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Jo Lindsay

Contemporary undergraduate courses in research methods are challenging to teach because of the wide scope of the subject matter, limited student contact hours and the complexity of supervising research projects undertaken by novices. Focus group assignments within class offer an interesting and enjoyable way for students to develop and apply research skills and reflect on the process of being both a researcher and a research participant in social science disciplines. Using focus groups enables deep learning, formative assessment and the development of reflexive research skills. This article discusses the use of focus group assignments as a key assessment tool in a Sociological research methods course taught at Monash University, Australia. The use of focus groups as a teaching tool is further assessed through analysing the reflections and evaluations given by students participating in the course.

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Yogesh Sharma, ed., Coastal Histories: Society and Ecology in Pre-Modern India Debojyoti Das

Jason Lim, A Slow Ride into the Past: The Chinese Trishaw Industry in Singapore 1942–1983 Margaret Mason

Xiang Biao, Brenda S.A. Yeoh, and Mika Toyota, eds., Return: Nationalizing Transnational Mobility in Asia Gopalan Balachandran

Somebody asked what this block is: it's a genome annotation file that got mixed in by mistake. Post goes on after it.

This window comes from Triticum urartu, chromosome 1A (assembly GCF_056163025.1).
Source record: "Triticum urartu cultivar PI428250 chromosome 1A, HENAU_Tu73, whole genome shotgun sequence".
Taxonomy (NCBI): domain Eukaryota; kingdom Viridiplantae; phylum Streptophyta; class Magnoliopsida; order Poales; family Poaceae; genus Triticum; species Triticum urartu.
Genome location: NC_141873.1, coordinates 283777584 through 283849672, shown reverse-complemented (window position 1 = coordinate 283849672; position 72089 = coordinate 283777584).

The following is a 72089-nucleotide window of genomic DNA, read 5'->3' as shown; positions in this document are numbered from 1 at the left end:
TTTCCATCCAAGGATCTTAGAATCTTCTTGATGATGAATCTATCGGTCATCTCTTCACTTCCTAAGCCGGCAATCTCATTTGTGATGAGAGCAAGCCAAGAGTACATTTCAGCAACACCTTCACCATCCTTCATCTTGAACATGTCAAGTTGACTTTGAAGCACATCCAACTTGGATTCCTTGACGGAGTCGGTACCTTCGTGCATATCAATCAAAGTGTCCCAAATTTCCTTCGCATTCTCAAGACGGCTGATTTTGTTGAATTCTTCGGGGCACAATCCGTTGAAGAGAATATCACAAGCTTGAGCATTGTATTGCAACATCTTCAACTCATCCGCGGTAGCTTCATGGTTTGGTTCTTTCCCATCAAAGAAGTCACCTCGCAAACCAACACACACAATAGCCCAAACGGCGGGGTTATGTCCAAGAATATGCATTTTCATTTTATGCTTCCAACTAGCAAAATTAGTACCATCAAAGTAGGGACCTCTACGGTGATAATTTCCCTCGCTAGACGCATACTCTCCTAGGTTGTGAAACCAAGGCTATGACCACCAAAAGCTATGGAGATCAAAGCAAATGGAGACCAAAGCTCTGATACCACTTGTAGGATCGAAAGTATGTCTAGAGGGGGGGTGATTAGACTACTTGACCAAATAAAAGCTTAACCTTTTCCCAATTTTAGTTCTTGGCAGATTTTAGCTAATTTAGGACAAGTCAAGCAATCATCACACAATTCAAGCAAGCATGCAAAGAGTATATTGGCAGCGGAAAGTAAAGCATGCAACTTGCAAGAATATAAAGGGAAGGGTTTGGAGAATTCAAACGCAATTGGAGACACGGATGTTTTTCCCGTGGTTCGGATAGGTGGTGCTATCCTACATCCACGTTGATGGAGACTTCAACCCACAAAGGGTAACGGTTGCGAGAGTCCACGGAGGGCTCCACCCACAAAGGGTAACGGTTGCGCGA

Ajaya Kumar Sahoo and Johannes G. de Kruijf, eds., Indian Transnationalism Online: New Perspectives on Diaspora Anouck Carsignol

Kieu-Linh Caroline Valverde, Transnationalizing Viet Nam: Community, Culture, and Politics in the Diaspora Yuk Wah Chan

Christine B.N. Chin, Cosmopolitan Sex Workers: Women and Migration in a Global City Lilly Yu and Kimberly Kay Hoang

David Walker and Agnieszka Sobocinska, eds., Australia's Asia: From Yellow Peril to Asian Century Daniel Oakman

Valeska Huber, Channelling Mobilities: Migration and Globalisation in the Suez Canal Region and Beyond, 1869–1914 Vincent Lagendijk

Bieke Cattoor and Bruno De Meulder, Figures Infrastructures: An Atlas of Roads and Railways Maik Hoemke

Klaus Benesch, ed., Culture and Mobility Rudi Volti

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Commentary

Breathing Fresh Air into Mobility Studies from Down Under

Clapperton Chakanetsa Mavhunga